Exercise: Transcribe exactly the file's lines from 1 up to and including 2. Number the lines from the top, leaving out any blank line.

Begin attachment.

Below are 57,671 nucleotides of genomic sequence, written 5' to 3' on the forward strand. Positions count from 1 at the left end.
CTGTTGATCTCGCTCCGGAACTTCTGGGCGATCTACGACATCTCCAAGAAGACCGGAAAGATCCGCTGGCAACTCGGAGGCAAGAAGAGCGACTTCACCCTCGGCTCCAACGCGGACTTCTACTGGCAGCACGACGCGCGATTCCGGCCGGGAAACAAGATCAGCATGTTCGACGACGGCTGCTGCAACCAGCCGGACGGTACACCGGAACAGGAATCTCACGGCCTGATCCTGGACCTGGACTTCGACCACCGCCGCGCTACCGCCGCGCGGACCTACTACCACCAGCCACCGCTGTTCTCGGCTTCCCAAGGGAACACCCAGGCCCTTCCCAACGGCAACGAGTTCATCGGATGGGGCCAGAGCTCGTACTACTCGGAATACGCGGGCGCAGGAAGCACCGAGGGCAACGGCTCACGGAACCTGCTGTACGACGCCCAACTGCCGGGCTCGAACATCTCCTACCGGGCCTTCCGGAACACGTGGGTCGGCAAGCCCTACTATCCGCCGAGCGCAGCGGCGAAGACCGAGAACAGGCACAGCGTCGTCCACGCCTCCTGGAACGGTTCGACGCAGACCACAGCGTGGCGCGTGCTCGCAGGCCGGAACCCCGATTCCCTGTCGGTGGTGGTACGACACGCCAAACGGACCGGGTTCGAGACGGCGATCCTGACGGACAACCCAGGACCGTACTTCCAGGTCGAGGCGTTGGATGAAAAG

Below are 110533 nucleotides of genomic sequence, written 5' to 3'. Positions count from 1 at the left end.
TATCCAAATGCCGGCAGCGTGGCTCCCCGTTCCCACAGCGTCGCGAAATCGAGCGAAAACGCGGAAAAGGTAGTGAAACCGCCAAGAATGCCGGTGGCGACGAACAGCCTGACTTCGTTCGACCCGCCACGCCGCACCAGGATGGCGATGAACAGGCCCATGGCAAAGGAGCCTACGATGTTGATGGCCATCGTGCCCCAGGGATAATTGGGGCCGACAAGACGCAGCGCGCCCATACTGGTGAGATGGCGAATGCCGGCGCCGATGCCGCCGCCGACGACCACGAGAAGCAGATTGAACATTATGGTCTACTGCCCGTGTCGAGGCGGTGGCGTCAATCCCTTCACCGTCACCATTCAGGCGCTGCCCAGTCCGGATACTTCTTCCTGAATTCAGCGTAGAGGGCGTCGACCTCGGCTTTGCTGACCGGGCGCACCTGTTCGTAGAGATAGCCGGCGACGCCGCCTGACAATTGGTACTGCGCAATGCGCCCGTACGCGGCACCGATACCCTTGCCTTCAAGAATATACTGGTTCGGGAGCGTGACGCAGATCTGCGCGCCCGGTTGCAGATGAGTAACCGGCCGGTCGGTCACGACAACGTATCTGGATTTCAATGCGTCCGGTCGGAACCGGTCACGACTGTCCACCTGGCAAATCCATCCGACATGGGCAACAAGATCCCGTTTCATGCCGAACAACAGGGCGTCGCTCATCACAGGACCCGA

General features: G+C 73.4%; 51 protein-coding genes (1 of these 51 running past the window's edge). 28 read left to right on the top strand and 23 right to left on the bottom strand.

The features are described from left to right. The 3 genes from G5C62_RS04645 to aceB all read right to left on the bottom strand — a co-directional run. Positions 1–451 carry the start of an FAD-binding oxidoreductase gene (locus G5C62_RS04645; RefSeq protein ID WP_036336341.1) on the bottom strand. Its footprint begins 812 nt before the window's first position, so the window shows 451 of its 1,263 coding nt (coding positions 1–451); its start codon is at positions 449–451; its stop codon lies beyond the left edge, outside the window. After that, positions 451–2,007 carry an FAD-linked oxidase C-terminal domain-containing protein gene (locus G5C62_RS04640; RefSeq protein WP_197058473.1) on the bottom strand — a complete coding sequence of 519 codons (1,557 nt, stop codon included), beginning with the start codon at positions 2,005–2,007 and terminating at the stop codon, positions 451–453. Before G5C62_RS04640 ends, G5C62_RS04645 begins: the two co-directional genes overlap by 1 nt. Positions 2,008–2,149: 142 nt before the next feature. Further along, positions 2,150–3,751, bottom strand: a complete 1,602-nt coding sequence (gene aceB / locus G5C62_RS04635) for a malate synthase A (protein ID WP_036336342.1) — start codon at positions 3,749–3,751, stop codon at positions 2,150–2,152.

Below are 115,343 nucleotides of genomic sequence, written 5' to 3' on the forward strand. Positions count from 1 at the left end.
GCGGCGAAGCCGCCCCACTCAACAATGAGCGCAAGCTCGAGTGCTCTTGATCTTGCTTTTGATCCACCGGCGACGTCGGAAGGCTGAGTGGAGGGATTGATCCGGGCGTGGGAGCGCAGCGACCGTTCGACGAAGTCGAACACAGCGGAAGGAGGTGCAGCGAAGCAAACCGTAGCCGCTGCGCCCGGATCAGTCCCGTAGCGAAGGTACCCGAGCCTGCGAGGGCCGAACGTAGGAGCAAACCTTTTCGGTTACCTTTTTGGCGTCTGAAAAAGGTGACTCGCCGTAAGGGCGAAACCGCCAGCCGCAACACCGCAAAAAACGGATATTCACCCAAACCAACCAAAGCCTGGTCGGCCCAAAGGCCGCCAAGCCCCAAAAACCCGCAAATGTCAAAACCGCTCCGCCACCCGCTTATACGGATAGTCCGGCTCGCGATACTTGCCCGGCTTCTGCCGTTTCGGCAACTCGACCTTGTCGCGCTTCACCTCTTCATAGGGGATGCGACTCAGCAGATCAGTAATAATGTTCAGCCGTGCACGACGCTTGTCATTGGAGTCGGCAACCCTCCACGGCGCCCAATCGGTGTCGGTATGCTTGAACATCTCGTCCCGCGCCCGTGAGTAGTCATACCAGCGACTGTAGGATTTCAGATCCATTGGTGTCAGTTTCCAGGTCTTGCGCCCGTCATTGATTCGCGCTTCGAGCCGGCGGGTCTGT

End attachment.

Below are 57,671 nucleotides of genomic sequence, written 5' to 3' on the forward strand. Positions count from 1 at the left end.
CTGTTGATCTCGCTCCGGAACTTCTGGGCGATCTACGACATCTCCAAGAAGACCGGAAAGATCCGCTGGCAACTCGGAGGCAAGAAGAGCGACTTCACCCTCGGCTCCAACGCGGACTTCTACTGGCAGCACGACGCGCGATTCCGGCCGGGAAACAAGATCAGCATGTTCGACGACGGCTGCTGCAACCAGCCGGACGGTACACCGGAACAGGAATCTCACGGCCTGATCCTGGACCTGGACTTCGACCACCGCCGCGCTACCGCCGCGCGGACCTACTACCACCAGCCACCGCTGTTCTCGGCTTCCCAAGGGAACACCCAGGCCCTTCCCAACGGCAACGAGTTCATCGGATGGGGCCAGAGCTCGTACTACTCGGAATACGCGGGCGCAGGAAGCACCGAGGGCAACGGCTCACGGAACCTGCTGTACGACGCCCAACTGCCGGGCTCGAACATCTCCTACCGGGCCTTCCGGAACACGTGGGTCGGCAAGCCCTACTATCCGCCGAGCGCAGCGGCGAAGACCGAGAACAGGCACAGCGTCGTCCACGCCTCCTGGAACGGTTCGACGCAGACCACAGCGTGGCGCGTGCTCGCAGGCCGGAACCCCGATTCCCTGTCGGTGGTGGTACGACACGCCAAACGGACCGGGTTCGAGACGGCGATCCTGACGGACAACCCAGGACCGTACTTCCAGGTCGAGGCGTTGGATGAAAAG